Charles Baird Dies In Sleep At Kansas City
Donor Of Carillon Was Former Athletic Director Of University
Charles Baird, University alumnus, first director of Michigan athletics, and donor of the Baird Carillon in the Burton Memorial Tower, was found dead in bed this morning at his home in Kansas City. He died of a heart attack. Mr. Baird, who was 74 years old, had long suffered from a heart ailment.
Word of his death was wired to former director of Athletics Fielding H. Yost today. Mr. Baird came to Ann Arbor for the Illinois-Michigan game and remained afterwards to visit Mr. and Mrs. Yost. He listened at the Yost home to the Ohio-Michigan game. He left Ann Arbor only last Tuesday to return to his home in Kansas City.
Mr. Baird came to the University as a student in the early nineties. His first connection with University athletic affairs was as a student manager of the football team. After hos graduation he became director of athletics.
He employed Fielding H. Yost as coach for the football team in 1900. About the same time he brought Keene Fitzpatrick here as track coach and trainer of the football team. That was the beginning of Michigan’s outstanding rise to leadership in intercollegiate football.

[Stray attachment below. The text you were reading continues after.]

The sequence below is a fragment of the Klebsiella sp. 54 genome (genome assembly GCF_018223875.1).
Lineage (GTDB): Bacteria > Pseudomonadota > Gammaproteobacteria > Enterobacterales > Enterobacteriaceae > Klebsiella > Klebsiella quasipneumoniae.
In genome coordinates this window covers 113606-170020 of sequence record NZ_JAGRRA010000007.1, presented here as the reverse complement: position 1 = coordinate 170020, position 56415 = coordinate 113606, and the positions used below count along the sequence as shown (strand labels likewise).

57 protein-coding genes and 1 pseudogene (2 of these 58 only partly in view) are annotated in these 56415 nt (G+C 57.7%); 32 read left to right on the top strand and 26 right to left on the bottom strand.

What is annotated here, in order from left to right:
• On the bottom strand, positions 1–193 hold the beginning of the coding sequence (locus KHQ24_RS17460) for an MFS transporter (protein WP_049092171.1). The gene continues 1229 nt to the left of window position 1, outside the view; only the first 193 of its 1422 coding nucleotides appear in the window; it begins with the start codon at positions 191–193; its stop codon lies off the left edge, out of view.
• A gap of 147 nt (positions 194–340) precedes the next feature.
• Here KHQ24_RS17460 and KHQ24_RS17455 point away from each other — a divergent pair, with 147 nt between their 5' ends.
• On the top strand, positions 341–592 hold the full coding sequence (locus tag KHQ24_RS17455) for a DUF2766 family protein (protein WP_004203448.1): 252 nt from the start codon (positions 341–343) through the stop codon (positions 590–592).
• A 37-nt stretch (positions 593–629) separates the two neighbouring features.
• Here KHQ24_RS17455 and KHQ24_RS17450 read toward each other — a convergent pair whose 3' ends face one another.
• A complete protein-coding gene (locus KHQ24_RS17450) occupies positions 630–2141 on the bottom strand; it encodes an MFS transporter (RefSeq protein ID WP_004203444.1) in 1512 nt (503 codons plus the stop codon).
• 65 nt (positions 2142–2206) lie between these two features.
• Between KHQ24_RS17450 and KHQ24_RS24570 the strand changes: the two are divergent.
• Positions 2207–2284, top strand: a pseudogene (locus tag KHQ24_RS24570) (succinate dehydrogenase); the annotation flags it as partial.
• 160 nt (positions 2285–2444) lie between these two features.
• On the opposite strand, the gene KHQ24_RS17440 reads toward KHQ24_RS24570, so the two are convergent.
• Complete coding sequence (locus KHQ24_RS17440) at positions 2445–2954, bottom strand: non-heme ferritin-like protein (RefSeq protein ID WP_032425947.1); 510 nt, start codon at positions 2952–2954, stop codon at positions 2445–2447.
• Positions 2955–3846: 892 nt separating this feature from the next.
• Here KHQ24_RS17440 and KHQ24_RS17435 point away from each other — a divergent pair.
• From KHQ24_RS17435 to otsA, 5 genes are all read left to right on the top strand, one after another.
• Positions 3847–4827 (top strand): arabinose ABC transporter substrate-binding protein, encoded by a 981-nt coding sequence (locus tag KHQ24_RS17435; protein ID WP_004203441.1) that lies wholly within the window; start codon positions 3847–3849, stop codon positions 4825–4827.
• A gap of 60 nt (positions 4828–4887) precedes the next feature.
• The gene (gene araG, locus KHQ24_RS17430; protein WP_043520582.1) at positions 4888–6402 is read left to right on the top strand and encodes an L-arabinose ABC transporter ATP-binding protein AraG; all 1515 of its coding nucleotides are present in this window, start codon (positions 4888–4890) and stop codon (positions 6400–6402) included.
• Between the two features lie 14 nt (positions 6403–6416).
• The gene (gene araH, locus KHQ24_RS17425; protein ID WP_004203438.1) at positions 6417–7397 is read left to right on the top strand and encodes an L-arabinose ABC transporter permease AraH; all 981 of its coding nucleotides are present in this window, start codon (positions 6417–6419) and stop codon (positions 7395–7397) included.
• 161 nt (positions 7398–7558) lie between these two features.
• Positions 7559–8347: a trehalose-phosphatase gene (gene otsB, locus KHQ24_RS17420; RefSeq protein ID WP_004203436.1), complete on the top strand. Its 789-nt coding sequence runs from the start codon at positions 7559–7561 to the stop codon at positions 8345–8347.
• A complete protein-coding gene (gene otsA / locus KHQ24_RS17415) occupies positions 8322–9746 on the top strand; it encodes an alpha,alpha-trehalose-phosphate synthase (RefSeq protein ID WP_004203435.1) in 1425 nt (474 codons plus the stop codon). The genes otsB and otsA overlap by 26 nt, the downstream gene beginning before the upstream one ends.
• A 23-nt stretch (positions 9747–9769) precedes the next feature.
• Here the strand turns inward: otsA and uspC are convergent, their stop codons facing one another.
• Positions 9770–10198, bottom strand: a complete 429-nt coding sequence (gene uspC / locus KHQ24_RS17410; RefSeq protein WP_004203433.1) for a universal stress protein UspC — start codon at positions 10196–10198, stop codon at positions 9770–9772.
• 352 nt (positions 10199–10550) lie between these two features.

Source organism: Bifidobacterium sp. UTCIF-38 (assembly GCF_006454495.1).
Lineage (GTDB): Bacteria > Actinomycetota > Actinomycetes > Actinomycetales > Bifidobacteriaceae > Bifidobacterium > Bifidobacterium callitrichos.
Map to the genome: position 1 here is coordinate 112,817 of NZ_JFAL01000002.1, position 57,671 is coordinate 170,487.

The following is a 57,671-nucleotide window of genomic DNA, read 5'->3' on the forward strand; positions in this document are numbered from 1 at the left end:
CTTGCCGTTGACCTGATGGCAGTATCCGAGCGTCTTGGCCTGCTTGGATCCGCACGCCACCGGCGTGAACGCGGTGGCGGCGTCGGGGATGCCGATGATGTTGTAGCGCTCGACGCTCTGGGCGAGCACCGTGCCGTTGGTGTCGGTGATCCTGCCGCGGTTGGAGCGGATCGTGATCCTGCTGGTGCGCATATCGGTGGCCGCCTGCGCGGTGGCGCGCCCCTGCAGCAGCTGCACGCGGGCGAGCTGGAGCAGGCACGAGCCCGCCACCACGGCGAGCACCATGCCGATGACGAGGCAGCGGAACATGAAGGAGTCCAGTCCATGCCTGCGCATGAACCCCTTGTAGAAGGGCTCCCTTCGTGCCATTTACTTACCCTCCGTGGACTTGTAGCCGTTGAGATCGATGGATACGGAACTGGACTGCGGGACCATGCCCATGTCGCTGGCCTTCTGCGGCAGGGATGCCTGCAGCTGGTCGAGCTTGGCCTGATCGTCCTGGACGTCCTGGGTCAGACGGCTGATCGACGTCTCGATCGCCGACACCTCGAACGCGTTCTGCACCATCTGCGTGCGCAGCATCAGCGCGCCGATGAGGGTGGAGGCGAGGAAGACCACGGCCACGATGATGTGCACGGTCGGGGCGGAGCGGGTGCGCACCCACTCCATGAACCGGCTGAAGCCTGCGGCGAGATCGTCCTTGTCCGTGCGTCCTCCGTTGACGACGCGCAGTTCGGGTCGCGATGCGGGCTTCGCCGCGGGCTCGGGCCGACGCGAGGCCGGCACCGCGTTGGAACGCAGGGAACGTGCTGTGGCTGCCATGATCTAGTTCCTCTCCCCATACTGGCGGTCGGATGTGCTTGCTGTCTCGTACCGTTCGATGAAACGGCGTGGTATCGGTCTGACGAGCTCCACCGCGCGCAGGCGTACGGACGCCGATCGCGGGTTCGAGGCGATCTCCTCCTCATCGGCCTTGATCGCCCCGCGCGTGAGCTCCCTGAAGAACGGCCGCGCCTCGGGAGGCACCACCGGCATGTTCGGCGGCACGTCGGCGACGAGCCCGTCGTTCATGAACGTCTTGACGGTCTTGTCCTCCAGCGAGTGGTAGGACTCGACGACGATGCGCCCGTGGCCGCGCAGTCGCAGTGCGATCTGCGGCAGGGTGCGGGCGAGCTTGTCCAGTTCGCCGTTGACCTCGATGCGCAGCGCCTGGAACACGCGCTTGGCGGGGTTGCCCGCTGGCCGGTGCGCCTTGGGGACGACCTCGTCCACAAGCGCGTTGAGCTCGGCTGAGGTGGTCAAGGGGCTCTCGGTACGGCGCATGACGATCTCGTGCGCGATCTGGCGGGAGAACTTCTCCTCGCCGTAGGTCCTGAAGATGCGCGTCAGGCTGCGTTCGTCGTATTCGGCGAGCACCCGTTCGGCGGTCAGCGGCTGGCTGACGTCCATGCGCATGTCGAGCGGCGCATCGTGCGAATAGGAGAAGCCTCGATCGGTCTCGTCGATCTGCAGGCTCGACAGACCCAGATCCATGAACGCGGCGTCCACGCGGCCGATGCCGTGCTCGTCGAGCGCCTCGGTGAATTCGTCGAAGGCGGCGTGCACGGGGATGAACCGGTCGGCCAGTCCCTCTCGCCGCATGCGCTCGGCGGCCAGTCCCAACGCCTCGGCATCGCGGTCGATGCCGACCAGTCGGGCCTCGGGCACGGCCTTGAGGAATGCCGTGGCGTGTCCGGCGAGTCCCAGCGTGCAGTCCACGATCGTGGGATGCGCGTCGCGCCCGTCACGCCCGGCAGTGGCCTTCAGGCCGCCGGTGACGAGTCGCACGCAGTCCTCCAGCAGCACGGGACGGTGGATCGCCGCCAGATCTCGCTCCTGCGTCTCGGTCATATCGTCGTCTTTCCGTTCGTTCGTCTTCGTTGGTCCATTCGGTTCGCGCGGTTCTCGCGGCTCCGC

Retired In 1910
While Mr. Baird retired as athletic director in 1910, being succeeded by Philip Bartelme, he kept up his close contacts with the University. He came back frequently and was always present when the football team played.
The death of Mr. Baird leaves Mr. Yost as the last of the “Big Three” – Baird, Fitzpatrick, and Yost.
“I have had a close friendship with Charlie Baird for 44 years,” said Mr. Yost today. “He was a grand man, a great son of the University, a faithful follower of Michigan athletics and Michigan teams through thick and thin.”
Charles Baird gave the Baird Carillon of 51 bells to the University in 1935. It is one of the finest carillons in the world. His presentation of the carillon led to the erection of the Burton Tower to house it. The original carillon gift was $50,000 which was later increased to $70,000. The people of Ann Arbor through popular contributions made possible the completion of the tower.
Mr. Baird also gave to the University the fountain in the Mall, between Burton Tower and the Michigan League.
While Mr. Baird was student manager of the football team, his brother James was football captain. James Baird was the contractor who erected Martha Cook dormitory and the Law club.
Upon leaving the University, Mr. Baird went to Kansas City, Mo., where he engaged in banking. He retired some years ago. For a time several years ago he made his home in Ann Arbor but later returned to Kansas City. He spend much of his time here.
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